Nov. 7, 2007 American and Italian researchers have found that boosting the amounts of a marijuana-like brain transmitter called anandamide produces antidepressant effects in test rats.
Led by Daniele Piomelli, the Louise Turner Arnold Chair in Neurosciences and director of the Center for Drug Discovery at the University of California, Irvine, the researchers used a drug they created, called URB597, which blocks anandamide degradation in the brain, thereby increasing the levels of this chemical.
“These findings raise the hope that the mood-elevating properties of marijuana can be harnessed to treat depression,” Piomelli said. “Marijuana itself has shown no clinical use for depression. However, specific drugs that amplify the actions of natural marijuana-like transmitters in the brain are showing great promise.”
The researchers administered URB597 to chronically stressed rats which showed behaviors similar to those seen in depressed human patients. After five weeks of treatment, the stressed rats treated with the drug were behaving similarly to a comparison group of unstressed animals.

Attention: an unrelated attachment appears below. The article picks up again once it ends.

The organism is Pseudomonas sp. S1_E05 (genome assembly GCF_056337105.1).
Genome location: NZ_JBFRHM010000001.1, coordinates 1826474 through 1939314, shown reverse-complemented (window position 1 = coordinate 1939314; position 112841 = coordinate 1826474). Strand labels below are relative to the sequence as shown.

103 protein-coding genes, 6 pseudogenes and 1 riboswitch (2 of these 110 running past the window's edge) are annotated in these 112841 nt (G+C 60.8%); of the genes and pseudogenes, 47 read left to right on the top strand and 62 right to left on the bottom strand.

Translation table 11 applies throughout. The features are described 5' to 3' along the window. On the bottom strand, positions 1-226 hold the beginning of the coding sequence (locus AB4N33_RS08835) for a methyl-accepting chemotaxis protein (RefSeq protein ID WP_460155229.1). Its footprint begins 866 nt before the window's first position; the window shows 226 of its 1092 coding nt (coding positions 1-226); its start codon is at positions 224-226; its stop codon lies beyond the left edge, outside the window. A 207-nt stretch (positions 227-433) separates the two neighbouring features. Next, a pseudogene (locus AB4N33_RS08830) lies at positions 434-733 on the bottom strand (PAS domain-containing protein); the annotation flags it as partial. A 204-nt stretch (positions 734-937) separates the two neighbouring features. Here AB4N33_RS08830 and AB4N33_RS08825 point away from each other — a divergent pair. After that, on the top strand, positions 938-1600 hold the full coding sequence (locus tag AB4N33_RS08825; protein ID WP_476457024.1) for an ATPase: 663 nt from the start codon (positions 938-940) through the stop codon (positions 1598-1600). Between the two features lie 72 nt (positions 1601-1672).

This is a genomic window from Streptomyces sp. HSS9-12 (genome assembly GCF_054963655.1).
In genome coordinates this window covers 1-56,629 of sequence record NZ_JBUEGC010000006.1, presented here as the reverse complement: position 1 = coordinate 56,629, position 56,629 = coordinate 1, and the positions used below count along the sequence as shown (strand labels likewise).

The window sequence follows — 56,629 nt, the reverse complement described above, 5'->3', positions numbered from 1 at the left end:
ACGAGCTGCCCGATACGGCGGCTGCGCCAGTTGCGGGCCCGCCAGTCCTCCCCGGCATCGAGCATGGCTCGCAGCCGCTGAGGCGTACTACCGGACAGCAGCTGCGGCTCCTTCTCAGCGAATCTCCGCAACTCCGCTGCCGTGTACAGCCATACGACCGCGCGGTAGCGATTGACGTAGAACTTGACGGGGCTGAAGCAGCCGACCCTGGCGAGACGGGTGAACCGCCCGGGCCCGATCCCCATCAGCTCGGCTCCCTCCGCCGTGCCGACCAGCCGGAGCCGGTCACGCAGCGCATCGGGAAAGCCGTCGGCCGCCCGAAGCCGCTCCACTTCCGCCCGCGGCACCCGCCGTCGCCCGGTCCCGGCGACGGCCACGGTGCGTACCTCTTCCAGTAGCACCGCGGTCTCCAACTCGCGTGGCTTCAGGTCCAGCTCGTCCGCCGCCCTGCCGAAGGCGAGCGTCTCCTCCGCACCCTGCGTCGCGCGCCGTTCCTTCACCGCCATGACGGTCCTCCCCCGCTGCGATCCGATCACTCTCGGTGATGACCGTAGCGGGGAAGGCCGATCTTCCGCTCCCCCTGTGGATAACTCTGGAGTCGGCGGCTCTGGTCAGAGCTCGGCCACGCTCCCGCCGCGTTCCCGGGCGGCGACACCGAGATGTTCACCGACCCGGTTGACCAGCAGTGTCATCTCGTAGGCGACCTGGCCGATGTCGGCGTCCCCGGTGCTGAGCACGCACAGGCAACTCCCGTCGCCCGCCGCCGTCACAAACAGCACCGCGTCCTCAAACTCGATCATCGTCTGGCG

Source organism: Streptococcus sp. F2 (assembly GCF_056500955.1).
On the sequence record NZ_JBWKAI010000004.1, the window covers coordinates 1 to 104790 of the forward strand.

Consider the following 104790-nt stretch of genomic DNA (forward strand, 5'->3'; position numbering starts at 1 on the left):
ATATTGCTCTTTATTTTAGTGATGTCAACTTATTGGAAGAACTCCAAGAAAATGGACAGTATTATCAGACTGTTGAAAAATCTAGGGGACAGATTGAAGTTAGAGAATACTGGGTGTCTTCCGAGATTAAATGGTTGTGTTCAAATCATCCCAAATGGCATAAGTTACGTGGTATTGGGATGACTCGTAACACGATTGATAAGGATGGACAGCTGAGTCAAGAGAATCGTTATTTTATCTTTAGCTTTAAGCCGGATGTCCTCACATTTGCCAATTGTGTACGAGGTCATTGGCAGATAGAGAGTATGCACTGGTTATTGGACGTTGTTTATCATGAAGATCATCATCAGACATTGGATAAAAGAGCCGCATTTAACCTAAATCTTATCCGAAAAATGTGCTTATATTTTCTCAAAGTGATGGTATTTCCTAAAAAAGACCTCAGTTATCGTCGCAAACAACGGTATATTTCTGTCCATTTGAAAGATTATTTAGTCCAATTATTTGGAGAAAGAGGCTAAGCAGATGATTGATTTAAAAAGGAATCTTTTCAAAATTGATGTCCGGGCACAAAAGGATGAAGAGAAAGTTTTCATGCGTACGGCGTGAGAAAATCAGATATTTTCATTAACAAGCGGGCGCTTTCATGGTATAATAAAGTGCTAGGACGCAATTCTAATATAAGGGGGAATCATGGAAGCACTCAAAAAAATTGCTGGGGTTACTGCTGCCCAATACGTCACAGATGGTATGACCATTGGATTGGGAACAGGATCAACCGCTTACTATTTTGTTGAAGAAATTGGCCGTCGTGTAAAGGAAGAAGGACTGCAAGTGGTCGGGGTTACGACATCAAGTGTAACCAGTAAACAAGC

URB597 works by inhibiting FAAH, an enzyme in the body that breaks down anandamide. Dubbed “the bliss molecule” for its similarities to the active ingredient in marijuana, anandamide is a neurotransmitter that is part of the brain’s endocannabinoid system and it has been shown in studies by Piomelli and others to play analgesic, anti-anxiety and antidepressant roles. It also is involved in regulating feeding and obesity. Blocking FAAH activity boosts the effects of anandamide without producing the “high” seen with marijuana.
Piomelli and colleagues at the Universities of Urbino and Parma in Italy created URB597. A patent was issued in 2007. The European pharmaceutical company Organon holds the license to the patent and will begin clinical studies on the drug in 2008, according to Piomelli.
Marco Bortolato, Regina Mangieri, Jin Fu, Janet Kim and Oliver Arguello of UC Irvine; Andrea Duranti, Andrea Tontini and Giorgio Tarzia of the University of Urbino; and Marco Mor of the University of Parma also participated in the study. It was supported by the National Institute on Drug Abuse, the University of California Discovery Program and the National Alliance for Research on Schizophrenia and Depression.
The study appears in the Nov. 15 issue of Biological Psychiatry.
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